European shares rose on Friday on hopes of a deal to break the US budget deadlock, while London was lifted by an impressive stock market debut for Royal Mail.

Frankfurt's DAX 30 rose 0.45 percent to end the day at a record high of 8,724.83 points.

In London, the benchmark FTSE 100 index rose 0.88 percent to 6,487.19 points, while the CAC 40 in Paris edged up 0.04 percent to 4,219.98 points.

Madrid added 0.08 percent and Milan climbed 0.24 percent.

"European markets have largely picked up where they left off yesterday continuing to push higher with the FTSE 100 hitting a two week high as optimism builds about the prospects of a US debt ceiling agreement in the coming days," said CMC Markets Analyst Michael Hewson.

Alpari analyst Craig Erlam said the mooted deal which would raise the US government debt ceiling for six weeks "is far from an ideal resolution, however any deal to avoid hitting it for now will always be well received in the markets."

The European single currency firmed to $1.3541 from $1.3520 in New York on Thursday. The dollar rose to 98.50 yen from 97.33 yen.

Sterling fell to 1.1762 euro and dipped to $1.5934.

The price of gold fell to $1,268.00 an ounce on the London Bullion Market, from $1,298.50 on Thursday.

In London, sentiment was boosted as shares in Britain's Royal Mail surged by more than a third in a impressive stock market debut following its controversial part-privatisation.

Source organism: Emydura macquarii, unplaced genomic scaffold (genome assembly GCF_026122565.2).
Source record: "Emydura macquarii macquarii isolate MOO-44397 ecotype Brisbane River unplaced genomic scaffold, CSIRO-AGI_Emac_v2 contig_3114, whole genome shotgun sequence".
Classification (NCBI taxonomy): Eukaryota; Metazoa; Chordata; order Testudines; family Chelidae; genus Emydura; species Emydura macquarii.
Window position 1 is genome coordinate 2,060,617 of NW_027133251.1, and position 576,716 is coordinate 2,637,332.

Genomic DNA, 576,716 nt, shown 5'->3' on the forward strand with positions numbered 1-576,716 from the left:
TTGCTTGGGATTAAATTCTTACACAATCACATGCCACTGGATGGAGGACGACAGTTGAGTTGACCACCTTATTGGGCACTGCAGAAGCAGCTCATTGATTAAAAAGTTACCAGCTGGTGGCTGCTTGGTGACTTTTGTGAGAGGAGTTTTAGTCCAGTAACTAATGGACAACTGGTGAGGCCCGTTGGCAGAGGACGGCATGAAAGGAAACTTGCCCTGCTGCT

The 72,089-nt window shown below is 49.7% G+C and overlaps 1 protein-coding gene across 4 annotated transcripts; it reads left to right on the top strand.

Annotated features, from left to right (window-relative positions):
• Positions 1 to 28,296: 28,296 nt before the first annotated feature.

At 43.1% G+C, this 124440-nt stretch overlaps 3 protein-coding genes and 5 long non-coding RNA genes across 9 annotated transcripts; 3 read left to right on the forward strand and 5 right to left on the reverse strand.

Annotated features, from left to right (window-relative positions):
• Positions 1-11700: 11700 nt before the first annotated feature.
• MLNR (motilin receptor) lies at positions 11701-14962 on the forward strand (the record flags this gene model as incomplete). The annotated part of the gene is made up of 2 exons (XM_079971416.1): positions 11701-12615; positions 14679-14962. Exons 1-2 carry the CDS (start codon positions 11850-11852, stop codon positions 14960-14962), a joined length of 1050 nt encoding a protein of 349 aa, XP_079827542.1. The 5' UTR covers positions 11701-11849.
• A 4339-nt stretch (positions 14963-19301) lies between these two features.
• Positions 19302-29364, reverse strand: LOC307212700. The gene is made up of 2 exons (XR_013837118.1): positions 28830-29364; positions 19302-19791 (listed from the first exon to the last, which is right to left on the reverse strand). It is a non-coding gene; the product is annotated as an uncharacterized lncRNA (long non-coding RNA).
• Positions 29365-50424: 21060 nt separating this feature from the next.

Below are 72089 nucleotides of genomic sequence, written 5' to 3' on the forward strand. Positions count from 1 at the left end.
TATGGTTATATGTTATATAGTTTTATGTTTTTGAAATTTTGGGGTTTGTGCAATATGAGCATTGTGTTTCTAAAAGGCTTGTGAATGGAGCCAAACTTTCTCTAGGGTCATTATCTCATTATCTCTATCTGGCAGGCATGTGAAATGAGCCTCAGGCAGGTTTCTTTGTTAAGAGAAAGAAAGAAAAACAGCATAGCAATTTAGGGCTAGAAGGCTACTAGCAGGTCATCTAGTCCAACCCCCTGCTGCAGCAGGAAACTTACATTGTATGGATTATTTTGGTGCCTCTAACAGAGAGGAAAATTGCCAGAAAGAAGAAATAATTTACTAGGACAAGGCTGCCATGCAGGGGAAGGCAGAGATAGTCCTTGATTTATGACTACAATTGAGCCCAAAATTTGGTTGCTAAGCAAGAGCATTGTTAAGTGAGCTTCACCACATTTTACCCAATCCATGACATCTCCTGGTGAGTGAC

Royal Mail shares soared 36 percent to 450 pence at the start of conditional deals by institutional investors on the London Stock Exchange, ahead of full trading next week.

That increased the value of Royal Mail to as much as £4.5 billion ($7.2 billion, 5.3 billion euros).

Asian equities meanwhile rallied on hopes that the United States will avoid a default as President Barack Obama and Republican leaders held their first talks Thursday on resolving a budget impasse that has already shut the government down.

With the federal government just days away from running out of enough cash to pay all of its bills and default on its debt, Republicans proposed late Thursday to extend the US borrowing limit for six weeks in return for an agreement by Obama to negotiate on a budget that would restart federal operations.

The White House said Obama would be open to a short-term debt ceiling hike.

Obama was holding further talks with Republican lawmakers on Friday.

Hong Kong advanced 1.16 percent, Tokyo rose 1.48 percent, Sydney climbed 1.63 percent and Shanghai leapt 1.70 percent in value.

Jack Ablin, chief investment officer at BMO Private Bank, said the developments suggest "both sides appreciate the gravity of a default".

He added: "It's not worth sending our country into a tailspin over ideological differences. I think investors are breathing a sigh of relief."

US stocks continued to climb higher on Friday after posting sharp gains on Thursday.

In midday trading the Dow Jones Industrial Average was up 0.56 percent to 15,210.30 points.

The broad-based S&P 500 also rose 0.56 percent to 1,702.07 points, while the tech-rich Nasdaq Composite Index climbed 0.62 percent to 3,784.16 points.